Cleveland Rape Crisis Center Sees Upturn in Calls After Celebrity Sex Assault Stories

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PHOTO VIA CLEVELANDRAPECRISISCENTER/FACEBOOK
  • Photo via ClevelandRapeCrisisCenter/Facebook

The ever-growing list of powerful, famous men accused of sexual assault and harassment has come about because of and resulted in a greater willingness by victims to tell their stories. That cultural change is being born out in headlines but also on a smaller scale.

For some victims it has meant speaking publicly, as seen with the #MeToo campaign where victims took to social media and even the streets to show solidarity against sexual violence. For others, the process is playing out more privately.



Since the campaign began last month, the Cleveland Rape Crisis Center has seen a 50-percent increase in the number of calls/texts/chats to its rape crisis and support line. According to Center records, they're on pace to exceed 6,000 calls by the end of the year, which would be the most it's ever handled.

"Over the last five years, we've experienced an overwhelming increase of calls to our hotline, which reflects the seismic shift in cultural attitudes about sexual assault and more people willing to come forward," a Rape Crisis Center spokesperson tells Scene.



Sondra Miller, president and CEO of the Center, says that while the public accounts have helped, victims need to know that getting help comes first.

"It's really important for victims to understand they have no obligation to share their story with anyone; they don’t owe that to anyone," Miller says. "Telling your story is really about feeling safe enough that you can share your information."

Like new Clevelander Gabrielle Union, whose recent memoir We're Going to Need More Wine describes being raped as a college student. The actress, and wife of the Dwyane Wade, officially went public with her survival story in 2014, but it took years of therapy and healing to get to that point.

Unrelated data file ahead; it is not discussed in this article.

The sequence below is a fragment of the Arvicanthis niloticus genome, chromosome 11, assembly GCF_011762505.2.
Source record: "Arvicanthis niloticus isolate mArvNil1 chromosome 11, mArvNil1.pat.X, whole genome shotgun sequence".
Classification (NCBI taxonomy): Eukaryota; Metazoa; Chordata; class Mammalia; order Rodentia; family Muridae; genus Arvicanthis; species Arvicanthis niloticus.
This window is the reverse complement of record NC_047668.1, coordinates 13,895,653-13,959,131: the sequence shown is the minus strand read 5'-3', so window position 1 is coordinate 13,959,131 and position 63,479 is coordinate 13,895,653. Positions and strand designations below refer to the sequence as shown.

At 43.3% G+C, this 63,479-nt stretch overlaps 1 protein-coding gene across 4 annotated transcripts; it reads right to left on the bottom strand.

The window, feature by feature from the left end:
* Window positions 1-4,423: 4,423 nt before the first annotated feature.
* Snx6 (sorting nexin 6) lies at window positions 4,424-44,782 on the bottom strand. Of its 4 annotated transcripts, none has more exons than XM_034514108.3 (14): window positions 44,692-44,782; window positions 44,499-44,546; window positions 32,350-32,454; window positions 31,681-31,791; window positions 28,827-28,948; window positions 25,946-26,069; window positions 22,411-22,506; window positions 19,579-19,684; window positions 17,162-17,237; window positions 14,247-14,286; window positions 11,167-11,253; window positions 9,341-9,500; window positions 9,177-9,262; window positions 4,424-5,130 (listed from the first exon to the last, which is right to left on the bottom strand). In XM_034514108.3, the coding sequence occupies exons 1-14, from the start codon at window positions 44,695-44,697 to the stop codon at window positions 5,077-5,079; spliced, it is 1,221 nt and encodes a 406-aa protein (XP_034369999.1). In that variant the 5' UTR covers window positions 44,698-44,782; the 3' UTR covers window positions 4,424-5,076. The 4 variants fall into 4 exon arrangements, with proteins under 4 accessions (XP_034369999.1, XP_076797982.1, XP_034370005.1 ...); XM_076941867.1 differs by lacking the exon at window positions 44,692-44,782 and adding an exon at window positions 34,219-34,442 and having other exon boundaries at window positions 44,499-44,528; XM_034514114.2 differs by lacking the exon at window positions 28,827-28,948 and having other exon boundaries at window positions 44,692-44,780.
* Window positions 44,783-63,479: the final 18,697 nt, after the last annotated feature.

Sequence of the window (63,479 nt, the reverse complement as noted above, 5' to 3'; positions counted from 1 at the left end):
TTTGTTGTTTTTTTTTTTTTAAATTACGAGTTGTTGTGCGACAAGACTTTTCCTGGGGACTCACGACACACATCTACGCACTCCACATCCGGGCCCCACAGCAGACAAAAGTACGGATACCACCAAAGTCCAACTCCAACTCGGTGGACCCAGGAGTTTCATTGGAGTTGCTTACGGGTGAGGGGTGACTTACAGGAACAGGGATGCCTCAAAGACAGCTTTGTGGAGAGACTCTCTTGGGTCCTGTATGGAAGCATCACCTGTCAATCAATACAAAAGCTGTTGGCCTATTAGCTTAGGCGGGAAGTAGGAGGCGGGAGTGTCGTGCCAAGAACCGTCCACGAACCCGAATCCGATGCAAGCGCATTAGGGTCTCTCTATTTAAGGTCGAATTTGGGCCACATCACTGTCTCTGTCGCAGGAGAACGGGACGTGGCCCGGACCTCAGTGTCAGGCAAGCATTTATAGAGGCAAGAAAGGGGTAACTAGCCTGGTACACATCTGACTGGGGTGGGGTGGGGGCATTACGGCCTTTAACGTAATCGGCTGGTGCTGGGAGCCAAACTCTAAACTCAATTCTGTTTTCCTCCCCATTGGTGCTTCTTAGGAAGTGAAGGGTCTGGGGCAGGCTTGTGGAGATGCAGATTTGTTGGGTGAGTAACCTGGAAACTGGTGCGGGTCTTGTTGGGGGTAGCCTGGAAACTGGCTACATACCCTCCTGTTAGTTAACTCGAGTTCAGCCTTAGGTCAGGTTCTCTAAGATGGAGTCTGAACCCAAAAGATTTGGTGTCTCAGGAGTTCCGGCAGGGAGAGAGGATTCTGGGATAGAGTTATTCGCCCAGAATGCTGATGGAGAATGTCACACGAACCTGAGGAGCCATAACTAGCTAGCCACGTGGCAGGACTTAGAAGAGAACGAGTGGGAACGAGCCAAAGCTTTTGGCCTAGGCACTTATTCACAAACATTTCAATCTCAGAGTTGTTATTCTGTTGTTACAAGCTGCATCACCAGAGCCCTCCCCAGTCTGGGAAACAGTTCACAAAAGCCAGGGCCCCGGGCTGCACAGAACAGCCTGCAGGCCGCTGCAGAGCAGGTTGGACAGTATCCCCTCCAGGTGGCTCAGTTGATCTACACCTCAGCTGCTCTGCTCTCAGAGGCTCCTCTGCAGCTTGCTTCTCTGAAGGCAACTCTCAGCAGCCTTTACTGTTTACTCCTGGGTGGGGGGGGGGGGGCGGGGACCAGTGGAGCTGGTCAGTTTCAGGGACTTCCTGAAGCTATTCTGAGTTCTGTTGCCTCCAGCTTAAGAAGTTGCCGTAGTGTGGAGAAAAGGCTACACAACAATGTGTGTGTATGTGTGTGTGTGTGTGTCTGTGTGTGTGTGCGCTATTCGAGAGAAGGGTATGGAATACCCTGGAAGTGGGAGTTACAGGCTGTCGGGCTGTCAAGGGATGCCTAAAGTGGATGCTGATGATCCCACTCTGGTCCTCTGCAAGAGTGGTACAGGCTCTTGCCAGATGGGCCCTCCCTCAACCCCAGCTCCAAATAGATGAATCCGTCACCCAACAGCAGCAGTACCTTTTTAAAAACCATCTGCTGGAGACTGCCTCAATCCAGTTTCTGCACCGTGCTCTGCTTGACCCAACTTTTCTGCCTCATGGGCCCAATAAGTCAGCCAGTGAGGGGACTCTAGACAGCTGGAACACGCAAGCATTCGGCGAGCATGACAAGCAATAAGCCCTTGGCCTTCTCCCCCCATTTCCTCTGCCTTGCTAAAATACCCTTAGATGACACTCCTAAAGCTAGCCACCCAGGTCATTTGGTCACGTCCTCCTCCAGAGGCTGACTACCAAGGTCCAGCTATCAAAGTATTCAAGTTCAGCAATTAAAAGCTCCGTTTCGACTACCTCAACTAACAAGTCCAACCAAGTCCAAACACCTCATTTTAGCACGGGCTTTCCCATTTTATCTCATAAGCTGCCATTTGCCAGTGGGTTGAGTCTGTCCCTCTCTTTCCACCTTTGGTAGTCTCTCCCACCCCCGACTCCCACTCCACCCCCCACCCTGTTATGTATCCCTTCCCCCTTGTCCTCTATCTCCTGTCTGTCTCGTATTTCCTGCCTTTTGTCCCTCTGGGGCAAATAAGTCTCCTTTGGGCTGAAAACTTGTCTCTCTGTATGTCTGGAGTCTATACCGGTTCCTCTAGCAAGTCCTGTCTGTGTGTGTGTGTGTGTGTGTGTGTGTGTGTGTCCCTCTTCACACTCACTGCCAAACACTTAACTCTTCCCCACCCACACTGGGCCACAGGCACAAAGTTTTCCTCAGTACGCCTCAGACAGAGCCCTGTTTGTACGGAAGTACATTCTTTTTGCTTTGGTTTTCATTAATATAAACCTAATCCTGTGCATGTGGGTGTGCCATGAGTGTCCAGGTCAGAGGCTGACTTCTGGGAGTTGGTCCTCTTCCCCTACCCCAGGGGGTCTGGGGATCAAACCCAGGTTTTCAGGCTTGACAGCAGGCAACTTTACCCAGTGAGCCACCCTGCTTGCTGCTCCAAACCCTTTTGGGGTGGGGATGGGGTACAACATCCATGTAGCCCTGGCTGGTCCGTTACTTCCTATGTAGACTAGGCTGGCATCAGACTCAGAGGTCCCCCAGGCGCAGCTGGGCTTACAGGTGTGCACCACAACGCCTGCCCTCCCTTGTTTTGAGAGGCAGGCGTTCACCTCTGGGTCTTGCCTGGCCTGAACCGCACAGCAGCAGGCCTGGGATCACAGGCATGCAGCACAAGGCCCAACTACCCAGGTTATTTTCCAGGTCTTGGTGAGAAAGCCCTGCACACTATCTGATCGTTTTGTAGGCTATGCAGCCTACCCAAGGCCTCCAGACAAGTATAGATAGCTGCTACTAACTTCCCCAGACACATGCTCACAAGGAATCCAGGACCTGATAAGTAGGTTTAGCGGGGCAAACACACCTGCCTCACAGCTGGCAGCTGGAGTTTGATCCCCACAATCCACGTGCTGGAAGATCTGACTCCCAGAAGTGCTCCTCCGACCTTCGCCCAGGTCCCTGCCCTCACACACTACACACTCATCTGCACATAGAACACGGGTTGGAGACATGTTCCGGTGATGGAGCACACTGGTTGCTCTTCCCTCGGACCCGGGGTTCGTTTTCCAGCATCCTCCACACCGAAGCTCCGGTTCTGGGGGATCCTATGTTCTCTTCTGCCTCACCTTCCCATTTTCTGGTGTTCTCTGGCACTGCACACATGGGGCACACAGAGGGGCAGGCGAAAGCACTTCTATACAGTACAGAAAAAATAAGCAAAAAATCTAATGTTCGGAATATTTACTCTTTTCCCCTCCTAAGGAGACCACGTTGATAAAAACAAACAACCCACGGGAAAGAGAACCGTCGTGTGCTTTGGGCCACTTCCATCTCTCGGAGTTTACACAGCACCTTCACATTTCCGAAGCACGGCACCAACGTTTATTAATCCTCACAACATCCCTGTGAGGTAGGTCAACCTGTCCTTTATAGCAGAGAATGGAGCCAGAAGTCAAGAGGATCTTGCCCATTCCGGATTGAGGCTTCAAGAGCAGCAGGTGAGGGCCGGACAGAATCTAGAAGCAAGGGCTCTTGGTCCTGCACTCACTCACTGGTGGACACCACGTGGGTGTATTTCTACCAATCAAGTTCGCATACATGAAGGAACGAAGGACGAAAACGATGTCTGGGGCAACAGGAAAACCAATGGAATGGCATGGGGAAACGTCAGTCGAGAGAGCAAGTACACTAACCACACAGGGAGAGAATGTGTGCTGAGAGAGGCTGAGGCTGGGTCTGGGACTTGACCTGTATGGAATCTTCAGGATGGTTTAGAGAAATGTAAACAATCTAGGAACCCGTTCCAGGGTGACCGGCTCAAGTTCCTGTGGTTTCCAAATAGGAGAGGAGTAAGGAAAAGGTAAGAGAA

"Once I shared, others shared ... I realized I was offering a bridge, a hand, to other people who wanted to share, or who just needed to know, 'Hey, I’m not alone.'" Union told the Washington Post. (Watch her speak more candidly on the subject below.)

"I do see it as positive momentum. I think many people who have this experience... they think they’re the only one this happened to, that there is something wrong with them," Miller says. "When we have these conversations, the blame belongs with people who committed the crime, not the victims."

And it's not just women who are utilizing the Rape Crisis Center's services. After the Jerry Sandusky scandal hit in late 2011, Miller says the amount of men calling for help went from about 2 percent to 11 percent of inquiries. She says that number hasn't dipped since.

"None of this is new. It’s being revealed," Miller says.

A harrowing report published earlier this year confirms that sexual assault and rape are far more prevalent in America than one might think. According to the National Intimate Partner and Sexual Violence Survey, produced by the Centers for Disease Control and Prevention, one in three women and one in six men in America will be sexually assaulted in their lifetime.

"Prevalence of sexual violence isn't more now than any other decade, just then it was under reported," Miller says. "There was so much stigma, and we’ve been gradually chipping away at that."

Miller says the most important thing friends and family can do for sexual assault survivors is to listen.

"This may seem simple, but telling survivors you are sorry this happened, and this isn’t their fault — that can be transformative," she says.

The 24-Hour Cleveland Rape Crisis Center hotline can be reached at 216-619-6192 or 440-423-2020.

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